The zombie dog finished eating and sniffed the sparking remains of the robot, but its attention was soon focused on Gene, who stood atop the ladder like a giant treat on a stick. The dog snarled and motor oil dripped from its white teeth.
The handyman panicked, and vertigo descended on him just as a medical student and a security guard appeared at the opposite end of the hallway. They shouted at him, but he couldn’t make out what they were saying.
Tipping abruptly, the ladder began to buckle as the blood-crazed dog snapped and snarled at Gene and began to climb the rungs. Gene swore, closed his eyes, and launched himself from the top of the ladder. He sailed over the railing and plummeted towards the shallow pond below. The ladder toppled over as a tremendous splash echoed throughout the cavernous space of the mall.
Wayne Blagg’s hand shook violently as he closed in on the out-of-control canine. He hoped that the tranquilizer gun he held in his hand would be enough to subdue it; otherwise the security guard and he would be dog food. The two watched the handyman jump off of the ladder to his almost certain demise, and were even more determined not to let any more people die in the name of science.
“Hey!” he yelled at the creature. “I’ve got something for you!”
The dog, which had become temporarily entangled in the ladder, growled and twisted around. Its eyes pulsed with red and its limbs quivered, but it threw off the aluminum junk without much trouble.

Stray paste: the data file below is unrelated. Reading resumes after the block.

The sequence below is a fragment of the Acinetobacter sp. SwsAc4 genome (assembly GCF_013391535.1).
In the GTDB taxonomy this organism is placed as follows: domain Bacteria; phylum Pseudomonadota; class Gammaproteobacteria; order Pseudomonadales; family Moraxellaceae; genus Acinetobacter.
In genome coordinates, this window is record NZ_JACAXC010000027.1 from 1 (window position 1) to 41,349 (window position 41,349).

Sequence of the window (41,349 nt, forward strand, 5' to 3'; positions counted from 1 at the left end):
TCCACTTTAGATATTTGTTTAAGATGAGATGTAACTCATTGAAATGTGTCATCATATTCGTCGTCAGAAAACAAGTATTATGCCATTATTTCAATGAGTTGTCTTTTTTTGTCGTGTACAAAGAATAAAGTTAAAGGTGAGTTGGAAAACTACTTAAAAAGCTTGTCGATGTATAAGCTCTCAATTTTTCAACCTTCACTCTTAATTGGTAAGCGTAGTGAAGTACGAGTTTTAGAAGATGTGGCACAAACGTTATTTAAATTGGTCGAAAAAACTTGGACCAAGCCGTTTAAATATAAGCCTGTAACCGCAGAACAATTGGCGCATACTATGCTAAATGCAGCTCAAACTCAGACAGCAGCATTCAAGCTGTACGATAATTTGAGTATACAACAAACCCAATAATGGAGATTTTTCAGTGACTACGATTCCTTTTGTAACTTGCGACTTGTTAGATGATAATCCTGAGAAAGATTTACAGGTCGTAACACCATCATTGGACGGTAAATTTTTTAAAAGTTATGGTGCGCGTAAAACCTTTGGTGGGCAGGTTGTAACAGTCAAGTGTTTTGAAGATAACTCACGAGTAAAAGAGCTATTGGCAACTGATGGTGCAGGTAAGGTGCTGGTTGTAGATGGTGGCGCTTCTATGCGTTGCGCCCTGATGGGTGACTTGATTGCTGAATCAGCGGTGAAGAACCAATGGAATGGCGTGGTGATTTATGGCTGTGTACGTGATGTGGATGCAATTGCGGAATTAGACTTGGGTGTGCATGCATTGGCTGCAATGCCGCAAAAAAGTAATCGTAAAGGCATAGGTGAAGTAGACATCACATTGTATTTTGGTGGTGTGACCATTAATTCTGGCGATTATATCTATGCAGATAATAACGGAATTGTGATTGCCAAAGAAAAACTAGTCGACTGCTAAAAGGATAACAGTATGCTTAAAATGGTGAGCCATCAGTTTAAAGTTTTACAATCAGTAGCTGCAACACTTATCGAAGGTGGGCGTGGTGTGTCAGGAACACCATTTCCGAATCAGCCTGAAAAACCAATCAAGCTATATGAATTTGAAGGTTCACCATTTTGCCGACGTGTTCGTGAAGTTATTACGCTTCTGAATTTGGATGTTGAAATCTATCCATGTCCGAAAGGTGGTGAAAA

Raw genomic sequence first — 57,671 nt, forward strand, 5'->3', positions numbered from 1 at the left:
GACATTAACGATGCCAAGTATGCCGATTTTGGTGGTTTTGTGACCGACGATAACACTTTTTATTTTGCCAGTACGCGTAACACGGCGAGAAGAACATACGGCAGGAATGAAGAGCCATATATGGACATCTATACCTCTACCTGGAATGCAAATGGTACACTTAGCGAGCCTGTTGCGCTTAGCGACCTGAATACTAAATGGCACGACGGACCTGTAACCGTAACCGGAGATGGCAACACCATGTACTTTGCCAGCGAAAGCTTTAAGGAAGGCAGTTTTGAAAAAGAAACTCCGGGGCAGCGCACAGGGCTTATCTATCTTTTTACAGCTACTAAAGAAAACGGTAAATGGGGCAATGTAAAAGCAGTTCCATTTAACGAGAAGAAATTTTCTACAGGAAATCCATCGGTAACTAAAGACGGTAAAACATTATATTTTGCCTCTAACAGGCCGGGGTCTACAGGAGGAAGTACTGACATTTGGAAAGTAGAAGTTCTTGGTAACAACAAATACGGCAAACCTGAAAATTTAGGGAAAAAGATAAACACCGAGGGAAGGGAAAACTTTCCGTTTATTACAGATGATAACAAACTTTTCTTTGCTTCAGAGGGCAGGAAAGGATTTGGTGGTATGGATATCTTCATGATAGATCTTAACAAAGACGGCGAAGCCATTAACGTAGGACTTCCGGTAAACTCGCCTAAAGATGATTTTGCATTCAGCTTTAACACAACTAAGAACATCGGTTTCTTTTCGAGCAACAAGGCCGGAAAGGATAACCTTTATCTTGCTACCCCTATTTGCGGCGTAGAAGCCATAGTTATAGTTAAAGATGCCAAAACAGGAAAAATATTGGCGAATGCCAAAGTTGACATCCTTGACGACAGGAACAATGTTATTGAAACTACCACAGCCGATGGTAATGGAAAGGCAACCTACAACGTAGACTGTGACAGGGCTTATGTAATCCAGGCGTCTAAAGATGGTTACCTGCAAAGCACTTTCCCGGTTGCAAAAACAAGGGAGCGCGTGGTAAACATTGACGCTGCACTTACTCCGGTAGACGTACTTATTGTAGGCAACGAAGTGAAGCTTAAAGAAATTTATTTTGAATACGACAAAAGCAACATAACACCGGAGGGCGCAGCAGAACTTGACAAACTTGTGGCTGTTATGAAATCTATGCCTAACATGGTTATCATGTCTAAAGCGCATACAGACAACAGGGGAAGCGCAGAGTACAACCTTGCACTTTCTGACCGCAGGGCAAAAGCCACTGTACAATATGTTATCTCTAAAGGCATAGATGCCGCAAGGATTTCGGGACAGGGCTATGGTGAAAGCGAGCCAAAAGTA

The medical student aimed the tranquilizer and fired, scoring a direct hit between the canine’s eyes. The dart made a sound like it had struck heavy Styrofoam, and the creature whined and thrashed. In a few moments, it was down. Its limbs spasmed, then stopped.
“That’s what we get for messing with Mother Nature,” Wayne said grimly as he slammed the tranquilizer gun down on the ground. “From now on I’m going back to working at the pretzel stand.”
“All right, cut! That’s a wrap!” the director yelled.
The zombie dog stirred, and three grips rushed in to help take the mechanical head off the costume. The medical student smoothed his hair back and lit a cigarette, while the security guard walked off mumbling to himself.
“I’m going to the food trailer. Any of you blokes want anything?” he asked with a heavy English accent.
“Yeah, get me a doughnut,” the man in the zombie dog costume yelled after him. “And someone get me my agent on the phone!”
“We might have to do another take on that last scene,” the assistant director whispered. “I think the boom got in the shot.”
“Whatever,” the director replied. “This is going direct to video anyway. I’ll be in my trailer.”